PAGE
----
21 39 6 82.0 64 6 12.18 5.49 3.51 3.49

Giles has perhaps the biggest fastball in the organization and has quickly moved up the depth charts as a 2011 seventh round draft pick. The right-hander has a fastball that can touch 98-99 mph. He entered pro ball with just one usable pitch but has made significant strides with his slider that now has the potential to develop into an above-average offering.

Giles, 22, has effort to his delivery, and struggles with both his command and control. He walked 50 batters in 82.0 innings but also struck out 111 between two A-ball levels. Giles will probably return to high-A ball to open 2013 but could see double-A by the end of the season. He has the makeup and intensity to develop into a high-leverage reliever.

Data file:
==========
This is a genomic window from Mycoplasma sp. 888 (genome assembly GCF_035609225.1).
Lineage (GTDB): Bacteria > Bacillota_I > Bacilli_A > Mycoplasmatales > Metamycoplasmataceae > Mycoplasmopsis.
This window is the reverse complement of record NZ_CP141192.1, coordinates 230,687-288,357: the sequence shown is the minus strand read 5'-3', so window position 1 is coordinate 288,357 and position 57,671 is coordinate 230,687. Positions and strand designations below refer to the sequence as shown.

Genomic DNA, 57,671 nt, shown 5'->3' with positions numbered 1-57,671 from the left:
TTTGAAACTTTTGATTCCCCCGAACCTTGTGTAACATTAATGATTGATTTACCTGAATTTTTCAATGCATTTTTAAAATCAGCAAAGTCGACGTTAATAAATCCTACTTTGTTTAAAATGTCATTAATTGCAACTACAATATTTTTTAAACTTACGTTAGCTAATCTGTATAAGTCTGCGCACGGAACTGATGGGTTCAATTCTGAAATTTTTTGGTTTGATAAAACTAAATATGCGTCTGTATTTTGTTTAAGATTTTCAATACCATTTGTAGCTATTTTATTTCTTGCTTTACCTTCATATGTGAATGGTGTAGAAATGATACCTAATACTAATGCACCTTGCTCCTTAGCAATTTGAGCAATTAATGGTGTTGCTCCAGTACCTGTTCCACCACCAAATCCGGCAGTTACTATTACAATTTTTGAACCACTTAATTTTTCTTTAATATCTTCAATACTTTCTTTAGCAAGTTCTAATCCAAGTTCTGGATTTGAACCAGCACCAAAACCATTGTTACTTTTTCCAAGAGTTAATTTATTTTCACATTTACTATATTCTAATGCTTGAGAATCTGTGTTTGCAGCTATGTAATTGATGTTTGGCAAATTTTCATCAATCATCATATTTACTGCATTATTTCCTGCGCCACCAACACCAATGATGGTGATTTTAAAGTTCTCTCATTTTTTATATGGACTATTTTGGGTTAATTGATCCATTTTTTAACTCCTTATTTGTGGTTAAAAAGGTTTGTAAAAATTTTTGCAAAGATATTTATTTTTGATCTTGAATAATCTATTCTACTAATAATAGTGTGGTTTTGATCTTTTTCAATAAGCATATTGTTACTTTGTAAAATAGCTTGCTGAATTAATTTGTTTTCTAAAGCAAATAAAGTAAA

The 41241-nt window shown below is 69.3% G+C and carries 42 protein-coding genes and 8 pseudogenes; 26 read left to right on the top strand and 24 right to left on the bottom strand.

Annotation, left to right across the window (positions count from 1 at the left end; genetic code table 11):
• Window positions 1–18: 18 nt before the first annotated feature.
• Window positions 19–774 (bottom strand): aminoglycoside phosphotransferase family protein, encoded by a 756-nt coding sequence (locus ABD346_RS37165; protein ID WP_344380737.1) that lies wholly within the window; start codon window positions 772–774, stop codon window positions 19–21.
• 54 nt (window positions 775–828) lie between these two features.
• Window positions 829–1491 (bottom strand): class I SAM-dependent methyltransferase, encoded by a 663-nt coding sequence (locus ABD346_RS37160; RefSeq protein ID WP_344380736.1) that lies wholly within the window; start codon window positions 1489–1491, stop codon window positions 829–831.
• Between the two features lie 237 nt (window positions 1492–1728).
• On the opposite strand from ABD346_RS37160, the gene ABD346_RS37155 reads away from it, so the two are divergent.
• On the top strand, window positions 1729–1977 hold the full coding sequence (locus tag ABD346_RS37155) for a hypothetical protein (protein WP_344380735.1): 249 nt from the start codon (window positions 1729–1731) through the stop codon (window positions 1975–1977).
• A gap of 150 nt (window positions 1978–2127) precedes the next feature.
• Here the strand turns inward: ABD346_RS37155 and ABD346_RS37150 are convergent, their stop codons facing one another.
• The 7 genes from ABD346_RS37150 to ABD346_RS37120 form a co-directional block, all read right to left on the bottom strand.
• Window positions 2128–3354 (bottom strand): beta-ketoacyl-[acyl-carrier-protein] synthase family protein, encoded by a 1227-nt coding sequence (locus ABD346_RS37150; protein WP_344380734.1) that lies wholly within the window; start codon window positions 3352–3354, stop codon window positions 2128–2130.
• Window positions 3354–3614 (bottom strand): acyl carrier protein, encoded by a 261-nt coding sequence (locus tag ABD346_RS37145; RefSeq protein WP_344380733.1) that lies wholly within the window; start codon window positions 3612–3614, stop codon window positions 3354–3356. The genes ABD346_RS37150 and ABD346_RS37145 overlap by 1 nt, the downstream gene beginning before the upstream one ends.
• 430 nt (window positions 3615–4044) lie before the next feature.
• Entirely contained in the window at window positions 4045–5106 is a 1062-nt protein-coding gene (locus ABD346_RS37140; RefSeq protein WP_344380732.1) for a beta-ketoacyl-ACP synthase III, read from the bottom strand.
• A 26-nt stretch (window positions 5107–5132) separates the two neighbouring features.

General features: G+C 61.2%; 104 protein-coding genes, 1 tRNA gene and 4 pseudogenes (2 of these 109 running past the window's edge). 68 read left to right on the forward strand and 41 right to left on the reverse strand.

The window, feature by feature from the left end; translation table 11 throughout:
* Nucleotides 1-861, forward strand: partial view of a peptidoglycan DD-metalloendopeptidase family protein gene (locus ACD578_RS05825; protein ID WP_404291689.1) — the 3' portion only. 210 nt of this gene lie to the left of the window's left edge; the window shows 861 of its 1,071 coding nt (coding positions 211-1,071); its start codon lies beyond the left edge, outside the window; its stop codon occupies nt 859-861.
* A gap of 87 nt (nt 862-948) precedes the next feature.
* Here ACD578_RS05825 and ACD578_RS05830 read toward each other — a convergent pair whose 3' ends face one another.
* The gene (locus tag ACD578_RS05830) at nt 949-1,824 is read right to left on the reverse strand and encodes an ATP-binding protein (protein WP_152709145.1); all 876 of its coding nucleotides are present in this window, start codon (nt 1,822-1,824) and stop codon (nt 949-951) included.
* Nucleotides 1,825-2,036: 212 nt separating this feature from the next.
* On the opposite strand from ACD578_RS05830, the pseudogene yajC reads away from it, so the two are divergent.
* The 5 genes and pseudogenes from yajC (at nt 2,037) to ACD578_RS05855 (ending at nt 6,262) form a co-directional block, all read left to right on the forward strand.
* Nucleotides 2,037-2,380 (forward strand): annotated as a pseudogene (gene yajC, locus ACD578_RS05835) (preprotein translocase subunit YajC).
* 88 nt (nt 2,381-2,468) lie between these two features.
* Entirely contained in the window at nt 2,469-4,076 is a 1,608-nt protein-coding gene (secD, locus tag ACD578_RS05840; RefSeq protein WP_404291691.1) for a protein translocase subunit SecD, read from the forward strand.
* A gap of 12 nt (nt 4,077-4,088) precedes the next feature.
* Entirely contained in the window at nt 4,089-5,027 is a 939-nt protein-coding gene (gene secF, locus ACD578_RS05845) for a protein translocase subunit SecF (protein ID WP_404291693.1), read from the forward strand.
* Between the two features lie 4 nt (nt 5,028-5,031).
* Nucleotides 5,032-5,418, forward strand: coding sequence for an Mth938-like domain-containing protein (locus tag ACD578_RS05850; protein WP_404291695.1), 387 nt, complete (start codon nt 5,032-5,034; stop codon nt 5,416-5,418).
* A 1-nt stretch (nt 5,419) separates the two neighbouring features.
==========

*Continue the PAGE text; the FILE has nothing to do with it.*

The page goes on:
#13 Austin Wright (P)


Age G GS IP H HR K/9 BB/9 ERA FIP
22 27 25 147.2 146 11 8.11 3.66 3.47 3.73

An eighth round draft pick out of the University of Mississippi in 2011, Wright has improved significantly since turning pro. The lefty is a former two-way player so the full-time focus on his mound work has no doubt helped his development. Wright, who has a strong pitcher’s frame, has more velocity than most left-handers and can dial his heater up into the 93-94 mph range. He also has a potentially-plus curveball.

Wright, 23, needs to improve his control and also sharpen his changeup, although he’s held his own against right-handed batters to this point. He’ll move up to double-A in 2013 and has the ceiling of an innings-eating No. 3 or 4 starter. Wright could see the majors at some point in 2014.

 

#14 Larry Greene (OF)


Age PA H 2B HR BB SO SB AVG OBP SLG wOBA
19 303 70 22 2 41 78 1 .272 .373 .381 .360